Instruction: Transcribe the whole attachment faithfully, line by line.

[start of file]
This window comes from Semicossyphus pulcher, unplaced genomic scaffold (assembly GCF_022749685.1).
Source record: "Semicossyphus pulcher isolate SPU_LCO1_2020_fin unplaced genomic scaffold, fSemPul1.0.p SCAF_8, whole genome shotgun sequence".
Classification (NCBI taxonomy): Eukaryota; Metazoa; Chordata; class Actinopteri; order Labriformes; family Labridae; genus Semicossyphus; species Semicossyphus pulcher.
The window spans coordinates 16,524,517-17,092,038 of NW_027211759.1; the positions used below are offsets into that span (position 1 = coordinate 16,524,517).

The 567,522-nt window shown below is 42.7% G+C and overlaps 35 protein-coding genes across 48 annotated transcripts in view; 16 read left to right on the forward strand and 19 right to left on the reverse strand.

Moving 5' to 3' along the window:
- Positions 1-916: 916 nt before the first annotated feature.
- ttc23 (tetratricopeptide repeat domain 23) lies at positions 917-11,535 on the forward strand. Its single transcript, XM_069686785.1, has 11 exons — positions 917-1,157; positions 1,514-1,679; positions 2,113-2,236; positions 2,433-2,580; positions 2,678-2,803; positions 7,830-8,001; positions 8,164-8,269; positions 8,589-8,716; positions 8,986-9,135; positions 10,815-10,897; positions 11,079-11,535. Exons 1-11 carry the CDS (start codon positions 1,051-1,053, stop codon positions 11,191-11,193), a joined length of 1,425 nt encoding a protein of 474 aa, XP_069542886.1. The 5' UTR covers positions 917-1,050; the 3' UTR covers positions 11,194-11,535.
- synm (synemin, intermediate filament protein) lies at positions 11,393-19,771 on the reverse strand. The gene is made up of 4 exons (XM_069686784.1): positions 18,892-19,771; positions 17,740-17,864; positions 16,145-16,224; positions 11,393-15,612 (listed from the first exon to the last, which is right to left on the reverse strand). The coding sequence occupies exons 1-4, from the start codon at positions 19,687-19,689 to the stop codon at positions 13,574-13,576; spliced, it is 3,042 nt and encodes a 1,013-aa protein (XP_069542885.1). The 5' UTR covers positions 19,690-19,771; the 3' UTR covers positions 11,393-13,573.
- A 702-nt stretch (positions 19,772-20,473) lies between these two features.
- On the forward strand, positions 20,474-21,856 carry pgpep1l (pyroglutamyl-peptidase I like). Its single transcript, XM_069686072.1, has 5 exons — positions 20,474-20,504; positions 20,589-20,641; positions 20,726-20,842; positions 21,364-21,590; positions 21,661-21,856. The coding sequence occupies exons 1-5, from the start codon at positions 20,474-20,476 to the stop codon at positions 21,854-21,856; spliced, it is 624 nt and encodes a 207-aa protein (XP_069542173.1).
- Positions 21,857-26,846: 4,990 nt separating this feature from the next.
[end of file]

This window comes from Semicossyphus pulcher, unplaced genomic scaffold (assembly GCF_022749685.1).
Source record: "Semicossyphus pulcher isolate SPU_LCO1_2020_fin unplaced genomic scaffold, fSemPul1.0.p SCAF_8, whole genome shotgun sequence".
Classification (NCBI taxonomy): Eukaryota; Metazoa; Chordata; class Actinopteri; order Labriformes; family Labridae; genus Semicossyphus; species Semicossyphus pulcher.
The window spans coordinates 16,524,517-17,092,038 of NW_027211759.1; the positions used below are offsets into that span (position 1 = coordinate 16,524,517).

The 567,522-nt window shown below is 42.7% G+C and overlaps 35 protein-coding genes across 48 annotated transcripts in view; 16 read left to right on the forward strand and 19 right to left on the reverse strand.

Moving 5' to 3' along the window:
- Positions 1-916: 916 nt before the first annotated feature.
- ttc23 (tetratricopeptide repeat domain 23) lies at positions 917-11,535 on the forward strand. Its single transcript, XM_069686785.1, has 11 exons — positions 917-1,157; positions 1,514-1,679; positions 2,113-2,236; positions 2,433-2,580; positions 2,678-2,803; positions 7,830-8,001; positions 8,164-8,269; positions 8,589-8,716; positions 8,986-9,135; positions 10,815-10,897; positions 11,079-11,535. Exons 1-11 carry the CDS (start codon positions 1,051-1,053, stop codon positions 11,191-11,193), a joined length of 1,425 nt encoding a protein of 474 aa, XP_069542886.1. The 5' UTR covers positions 917-1,050; the 3' UTR covers positions 11,194-11,535.
- synm (synemin, intermediate filament protein) lies at positions 11,393-19,771 on the reverse strand. The gene is made up of 4 exons (XM_069686784.1): positions 18,892-19,771; positions 17,740-17,864; positions 16,145-16,224; positions 11,393-15,612 (listed from the first exon to the last, which is right to left on the reverse strand). The coding sequence occupies exons 1-4, from the start codon at positions 19,687-19,689 to the stop codon at positions 13,574-13,576; spliced, it is 3,042 nt and encodes a 1,013-aa protein (XP_069542885.1). The 5' UTR covers positions 19,690-19,771; the 3' UTR covers positions 11,393-13,573.
- A 702-nt stretch (positions 19,772-20,473) lies between these two features.
- On the forward strand, positions 20,474-21,856 carry pgpep1l (pyroglutamyl-peptidase I like). Its single transcript, XM_069686072.1, has 5 exons — positions 20,474-20,504; positions 20,589-20,641; positions 20,726-20,842; positions 21,364-21,590; positions 21,661-21,856. The coding sequence occupies exons 1-5, from the start codon at positions 20,474-20,476 to the stop codon at positions 21,854-21,856; spliced, it is 624 nt and encodes a 207-aa protein (XP_069542173.1).
- Positions 21,857-26,846: 4,990 nt separating this feature from the next.